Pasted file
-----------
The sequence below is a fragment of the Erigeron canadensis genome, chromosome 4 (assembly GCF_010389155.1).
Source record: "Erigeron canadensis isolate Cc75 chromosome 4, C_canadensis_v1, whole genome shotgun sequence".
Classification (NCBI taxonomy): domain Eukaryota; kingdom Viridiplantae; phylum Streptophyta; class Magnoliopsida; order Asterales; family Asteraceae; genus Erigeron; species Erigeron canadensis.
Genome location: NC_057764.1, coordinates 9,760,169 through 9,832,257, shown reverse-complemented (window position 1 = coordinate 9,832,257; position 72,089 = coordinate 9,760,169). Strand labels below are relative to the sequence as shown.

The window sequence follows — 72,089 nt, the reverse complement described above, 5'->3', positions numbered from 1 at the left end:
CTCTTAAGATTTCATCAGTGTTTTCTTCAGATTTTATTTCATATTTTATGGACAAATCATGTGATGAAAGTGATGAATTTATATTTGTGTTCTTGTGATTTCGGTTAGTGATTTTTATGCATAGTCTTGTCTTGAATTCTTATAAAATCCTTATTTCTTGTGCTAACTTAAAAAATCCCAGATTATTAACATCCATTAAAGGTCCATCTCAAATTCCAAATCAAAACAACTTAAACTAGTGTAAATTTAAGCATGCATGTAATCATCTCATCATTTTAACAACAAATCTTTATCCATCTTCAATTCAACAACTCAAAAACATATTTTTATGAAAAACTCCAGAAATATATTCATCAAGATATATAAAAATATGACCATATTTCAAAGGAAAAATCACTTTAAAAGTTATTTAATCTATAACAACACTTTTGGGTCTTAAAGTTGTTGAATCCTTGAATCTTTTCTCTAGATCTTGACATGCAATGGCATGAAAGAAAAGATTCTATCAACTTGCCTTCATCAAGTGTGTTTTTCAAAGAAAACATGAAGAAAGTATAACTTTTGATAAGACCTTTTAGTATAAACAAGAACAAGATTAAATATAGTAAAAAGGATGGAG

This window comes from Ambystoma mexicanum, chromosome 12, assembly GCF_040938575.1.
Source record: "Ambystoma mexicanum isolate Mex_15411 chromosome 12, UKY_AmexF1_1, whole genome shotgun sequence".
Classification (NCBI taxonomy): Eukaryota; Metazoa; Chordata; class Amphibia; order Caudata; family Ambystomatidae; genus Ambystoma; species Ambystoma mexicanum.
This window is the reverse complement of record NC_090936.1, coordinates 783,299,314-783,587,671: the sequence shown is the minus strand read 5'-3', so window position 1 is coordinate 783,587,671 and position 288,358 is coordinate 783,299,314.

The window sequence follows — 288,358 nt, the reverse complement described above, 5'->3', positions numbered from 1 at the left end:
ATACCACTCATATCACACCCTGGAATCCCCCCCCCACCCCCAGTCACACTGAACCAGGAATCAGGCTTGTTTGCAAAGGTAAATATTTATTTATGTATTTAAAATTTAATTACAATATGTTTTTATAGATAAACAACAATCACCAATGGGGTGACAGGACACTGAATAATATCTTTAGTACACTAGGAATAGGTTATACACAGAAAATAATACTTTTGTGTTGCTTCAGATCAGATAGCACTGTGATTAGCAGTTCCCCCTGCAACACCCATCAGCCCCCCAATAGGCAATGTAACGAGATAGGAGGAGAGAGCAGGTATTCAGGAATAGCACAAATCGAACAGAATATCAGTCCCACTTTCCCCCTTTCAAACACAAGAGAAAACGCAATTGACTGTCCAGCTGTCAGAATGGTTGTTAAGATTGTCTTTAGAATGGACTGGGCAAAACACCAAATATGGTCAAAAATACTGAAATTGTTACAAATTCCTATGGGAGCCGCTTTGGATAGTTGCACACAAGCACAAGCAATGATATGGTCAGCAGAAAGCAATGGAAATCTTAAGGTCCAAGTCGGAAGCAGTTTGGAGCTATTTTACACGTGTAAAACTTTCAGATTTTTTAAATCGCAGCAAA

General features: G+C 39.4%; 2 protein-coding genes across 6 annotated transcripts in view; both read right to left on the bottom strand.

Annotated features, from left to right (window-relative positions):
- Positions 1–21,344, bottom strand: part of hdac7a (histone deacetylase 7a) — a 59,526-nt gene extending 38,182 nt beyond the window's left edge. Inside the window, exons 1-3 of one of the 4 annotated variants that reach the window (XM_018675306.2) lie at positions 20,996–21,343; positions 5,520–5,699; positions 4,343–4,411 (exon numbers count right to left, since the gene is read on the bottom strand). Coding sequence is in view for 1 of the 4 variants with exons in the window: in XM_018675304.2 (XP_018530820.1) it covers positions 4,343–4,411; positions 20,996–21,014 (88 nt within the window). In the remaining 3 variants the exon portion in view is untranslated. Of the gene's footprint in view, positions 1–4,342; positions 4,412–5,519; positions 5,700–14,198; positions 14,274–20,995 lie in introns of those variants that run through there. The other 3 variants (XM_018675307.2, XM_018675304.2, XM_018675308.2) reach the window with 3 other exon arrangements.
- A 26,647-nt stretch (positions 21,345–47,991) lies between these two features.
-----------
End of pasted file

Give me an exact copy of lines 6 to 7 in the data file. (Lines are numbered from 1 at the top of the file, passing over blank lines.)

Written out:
CTCTTAAGATTTCATCAGTGTTTTCTTCAGATTTTATTTCATATTTTATGGACAAATCATGTGATGAAAGTGATGAATTTATATTTGTGTTCTTGTGATTTCGGTTAGTGATTTTTATGCATAGTCTTGTCTTGAATTCTTATAAAATCCTTATTTCTTGTGCTAACTTAAAAAATCCCAGATTATTAACATCCATTAAAGGTCCATCTCAAATTCCAAATCAAAACAACTTAAACTAGTGTAAATTTAAGCATGCATGTAATCATCTCATCATTTTAACAACAAATCTTTATCCATCTTCAATTCAACAACTCAAAAACATATTTTTATGAAAAACTCCAGAAATATATTCATCAAGATATATAAAAATATGACCATATTTCAAAGGAAAAATCACTTTAAAAGTTATTTAATCTATAACAACACTTTTGGGTCTTAAAGTTGTTGAATCCTTGAATCTTTTCTCTAGATCTTGACATGCAATGGCATGAAAGAAAAGATTCTATCAACTTGCCTTCATCAAGTGTGTTTTTCAAAGAAAACATGAAGAAAGTATAACTTTTGATAAGACCTTTTAGTATAAACAAGAACAAGATTAAATATAGTAAAAAGGATGGAG

This window comes from Ambystoma mexicanum, chromosome 12, assembly GCF_040938575.1.